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The L.A. Kings have reportedly acquired goalie Ben Bishop from the Tampa Bay Lightning.

That is according to TSN’s Bob McKenzie and TSN on Sunday.

The news comes one day after Jonathan Quick returned to the Kings crease after a 59-game absence due to a groin injury and was solid in a winning effort versus the Anaheim Ducks.

The Kings are three points out of the final wild card spot in the West.

More to come.

Video: More evidence Connor McDavid is really good at hockey

DALLAS, TX - OCTOBER 13:  Connor McDavid #97 of the Edmonton Oilers celebrates his first career NHL goal against the Dallas Stars in the second period at American Airlines Center on October 13, 2015 in Dallas, Texas.  (Photo by Ronald Martinez/Getty Images)
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Connor McDavid once again had that blazing speed of his on display. The latest victims? The Nashville Predators on Sunday.

The sophomore star scored his 21st goal of the season and league-leading 70th point thanks to a beautiful individual effort, putting his Oilers back into a tie game at the time.

McDavid picked up the puck just outside his blue line, accelerated to beat Roman Josi in the neutral zone, beat Ryan Ellis with a move and immediately snapped his shot home for the goal.

Two more Canucks players showing symptoms of the mumps

BOSTON, MA - FEBRUARY 11: Ben Hutton #27 of the Vancouver Canucks skates against the Boston Bruins during the third period at TD Garden on February 11, 2017 in Boston, Massachusetts. The Bruins defeat the Canucks 4-3. (Photo by Maddie Meyer/Getty Images)
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There was good news and bad news for the Vancouver Canucks on Sunday, as the club deals with an outbreak of the mumps.

First, the bad news: Head coach Willie Desjardins confirmed that forward Anton Rodin, defenseman Ben Hutton and trainer Brian Hamilton are now experiencing symptoms of the mumps.

Initially, five players — Troy Stecher, Chris Tanev, Nikita Tryamkin, Mike Chaput and Markus Granlund — had been affected.

The good news? Stecher, who had the first confirmed case of the mumps, was back on the ice Sunday for an optional practice, per the Canucks.

The Canucks, nine points out of a playoff spot in the West, host the Detroit Red Wings on Tuesday.

The following day is the trade deadline, and the Canucks could be busy, with at least three players — Alex Burrows, Jannik Hansen and Ryan Miller — all mentioned as possible targets for other teams.

Speaking to TSN 1040 radio on Friday, GM Jim Benning didn’t believe the mumps outbreak would impact his plans leading up to the deadline.

Goalie Nods: James Reimer starts again for Panthers

SUNRISE, FL - JANUARY 7: Goaltender James Reimer #34 of the Florida Panthers stops a shot by Patrice Bergeron #37 of the Boston Bruins during third period action at the BB&T Center on January 7, 2017 in Sunrise, Florida. The Bruins defeated the Panthers 4-0. (Photo by Joel Auerbach/Getty Images)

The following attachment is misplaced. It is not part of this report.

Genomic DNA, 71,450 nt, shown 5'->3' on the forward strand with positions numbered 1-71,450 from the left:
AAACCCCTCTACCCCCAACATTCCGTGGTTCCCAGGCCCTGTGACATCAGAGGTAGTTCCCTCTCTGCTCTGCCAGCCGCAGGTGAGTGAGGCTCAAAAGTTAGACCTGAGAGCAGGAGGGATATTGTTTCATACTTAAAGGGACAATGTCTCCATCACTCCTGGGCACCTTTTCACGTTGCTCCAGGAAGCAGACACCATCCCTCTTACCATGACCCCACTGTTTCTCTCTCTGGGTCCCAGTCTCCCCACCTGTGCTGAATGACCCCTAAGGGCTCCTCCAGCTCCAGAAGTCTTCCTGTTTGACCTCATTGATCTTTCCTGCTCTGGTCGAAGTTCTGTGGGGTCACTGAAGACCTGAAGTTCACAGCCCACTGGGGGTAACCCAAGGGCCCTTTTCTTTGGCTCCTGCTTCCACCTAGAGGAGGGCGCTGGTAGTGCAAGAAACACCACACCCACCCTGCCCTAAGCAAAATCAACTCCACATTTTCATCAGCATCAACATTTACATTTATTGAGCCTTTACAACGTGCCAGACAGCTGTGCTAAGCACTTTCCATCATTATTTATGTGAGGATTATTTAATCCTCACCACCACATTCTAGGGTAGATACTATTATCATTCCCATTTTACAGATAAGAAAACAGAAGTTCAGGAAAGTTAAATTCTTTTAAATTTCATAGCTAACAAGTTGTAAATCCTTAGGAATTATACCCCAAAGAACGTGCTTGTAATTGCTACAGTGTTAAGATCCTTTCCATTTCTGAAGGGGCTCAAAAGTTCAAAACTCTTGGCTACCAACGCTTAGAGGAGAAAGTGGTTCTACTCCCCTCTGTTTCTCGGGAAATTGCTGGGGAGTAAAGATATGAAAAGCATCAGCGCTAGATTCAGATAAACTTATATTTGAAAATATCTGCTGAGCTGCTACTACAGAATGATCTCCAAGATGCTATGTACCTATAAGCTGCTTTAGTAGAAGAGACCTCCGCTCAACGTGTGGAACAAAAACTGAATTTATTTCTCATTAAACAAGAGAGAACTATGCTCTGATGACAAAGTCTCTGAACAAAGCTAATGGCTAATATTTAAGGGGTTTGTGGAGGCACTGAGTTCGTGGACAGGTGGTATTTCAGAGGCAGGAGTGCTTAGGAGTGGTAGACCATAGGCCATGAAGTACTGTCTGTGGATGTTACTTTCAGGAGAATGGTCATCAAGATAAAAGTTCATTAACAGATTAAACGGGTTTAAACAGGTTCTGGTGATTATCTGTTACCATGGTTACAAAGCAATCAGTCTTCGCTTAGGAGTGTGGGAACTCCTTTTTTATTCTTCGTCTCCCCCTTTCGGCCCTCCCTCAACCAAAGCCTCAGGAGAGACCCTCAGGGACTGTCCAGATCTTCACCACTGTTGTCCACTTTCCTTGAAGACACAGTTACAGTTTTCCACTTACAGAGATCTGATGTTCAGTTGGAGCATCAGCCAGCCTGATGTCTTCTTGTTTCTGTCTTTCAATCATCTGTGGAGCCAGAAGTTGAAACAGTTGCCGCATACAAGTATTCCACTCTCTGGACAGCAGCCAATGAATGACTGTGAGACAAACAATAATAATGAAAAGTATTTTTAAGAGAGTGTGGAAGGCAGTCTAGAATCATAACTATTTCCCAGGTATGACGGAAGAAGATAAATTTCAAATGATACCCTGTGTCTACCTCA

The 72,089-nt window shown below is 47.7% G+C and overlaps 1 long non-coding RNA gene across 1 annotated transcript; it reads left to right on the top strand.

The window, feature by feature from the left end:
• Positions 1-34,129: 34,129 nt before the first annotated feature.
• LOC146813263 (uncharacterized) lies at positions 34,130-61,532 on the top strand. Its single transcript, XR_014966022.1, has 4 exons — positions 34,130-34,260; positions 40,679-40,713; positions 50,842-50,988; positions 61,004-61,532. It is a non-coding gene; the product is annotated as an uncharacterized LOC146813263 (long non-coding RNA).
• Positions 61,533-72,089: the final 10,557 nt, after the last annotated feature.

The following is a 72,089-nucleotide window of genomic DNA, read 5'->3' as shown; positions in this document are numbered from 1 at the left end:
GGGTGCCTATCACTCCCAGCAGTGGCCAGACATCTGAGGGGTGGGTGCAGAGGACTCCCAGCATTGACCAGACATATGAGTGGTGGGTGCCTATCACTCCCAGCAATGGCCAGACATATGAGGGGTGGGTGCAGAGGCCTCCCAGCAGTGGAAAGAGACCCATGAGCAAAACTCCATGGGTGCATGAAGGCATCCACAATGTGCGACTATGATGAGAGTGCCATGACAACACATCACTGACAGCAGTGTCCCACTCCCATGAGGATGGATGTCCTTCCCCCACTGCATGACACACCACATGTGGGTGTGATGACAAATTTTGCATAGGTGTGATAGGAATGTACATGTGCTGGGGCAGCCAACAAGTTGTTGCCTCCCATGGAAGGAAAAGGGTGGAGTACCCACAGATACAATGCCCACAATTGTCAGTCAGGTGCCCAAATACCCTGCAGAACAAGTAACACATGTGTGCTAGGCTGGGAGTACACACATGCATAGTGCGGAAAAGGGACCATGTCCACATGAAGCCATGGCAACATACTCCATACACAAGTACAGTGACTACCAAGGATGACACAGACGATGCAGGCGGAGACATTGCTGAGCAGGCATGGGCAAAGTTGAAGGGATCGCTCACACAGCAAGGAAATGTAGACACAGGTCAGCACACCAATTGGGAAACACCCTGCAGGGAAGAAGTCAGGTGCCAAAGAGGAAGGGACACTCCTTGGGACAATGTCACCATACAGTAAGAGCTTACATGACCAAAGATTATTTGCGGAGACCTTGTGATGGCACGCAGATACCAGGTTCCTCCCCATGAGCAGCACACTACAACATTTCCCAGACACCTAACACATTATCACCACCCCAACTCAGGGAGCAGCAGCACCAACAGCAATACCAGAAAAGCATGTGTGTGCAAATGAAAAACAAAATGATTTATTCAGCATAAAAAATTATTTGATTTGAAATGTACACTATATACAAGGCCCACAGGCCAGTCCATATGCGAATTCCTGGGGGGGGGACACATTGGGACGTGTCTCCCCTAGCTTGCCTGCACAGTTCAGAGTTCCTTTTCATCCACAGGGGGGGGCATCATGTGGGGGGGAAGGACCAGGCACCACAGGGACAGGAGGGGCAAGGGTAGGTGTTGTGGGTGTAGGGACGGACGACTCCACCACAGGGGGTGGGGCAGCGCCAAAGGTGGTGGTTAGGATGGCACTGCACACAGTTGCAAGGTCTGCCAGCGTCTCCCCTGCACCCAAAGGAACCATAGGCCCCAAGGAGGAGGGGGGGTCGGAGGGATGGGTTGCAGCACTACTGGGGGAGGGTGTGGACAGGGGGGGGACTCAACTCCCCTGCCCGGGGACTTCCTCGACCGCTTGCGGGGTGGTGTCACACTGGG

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Huge game in the Atlantic Division on Sunday night when the Florida Panthers host the Ottawa Senators in a classic four-point game.

The Senators enter the night tied with Boston for second place in the division with 70 points and four points ahead of the Panthers. Florida will be turning back to James Reimer for the start as he gets the call for the third time in the past four games as Roberto Luongo takes a back seat for the moment.

On Sunday, Luongo told George Richards of the Miami Herald that is the way it should be at the moment.

“Right now I don’t deserve to be playing,” Luongo told Richards. “That’s the bottom line. For me, everything is about the team and us winning games. James Reimer gives us a better chance to win every night than I am. Until I figure my [game] out this is the way it should go I think.”

Luongo has surrendered at least three goals in eight of his past 10 appearances, while Reimer is carrying a .927 save percentage in the month of February.

The Senators will go with Craig Anderson on Sunday night.

Elsewhere on Sunday…

— In the early games it was Tuukka Rask vs. Kari Lehtonen in the Boston Bruins-Dallas Stars, while Brian Elliott went against Eddie Lack in the Calgary Flames vs. Carolina Hurricanes game.

Cam Talbot makes his league-leading 56th start of the season for the Edmonton Oilers when they take on the Nashville Predators. No word yet from the Predators on their starter.

— Big game in the Metropolitan Division when the Columbus Blue Jackets visit the New York Rangers. Sergei Bobrovsky goes against Henrik Lundqvist in one heck of a goaltending matchup.

— With Corey Crawford under the weather Scott Darling will start for the Chicago Blackhawks when they host the St. Louis Blues on NBCSN. Jake Allen will go start the Blues.

Louis Domingue will start for the Arizona Coyotes when they host the Buffalo Sabres. No word yet from the Sabres on their starting goalie, but the team did call up Linus Ullmark from the AHL before the game.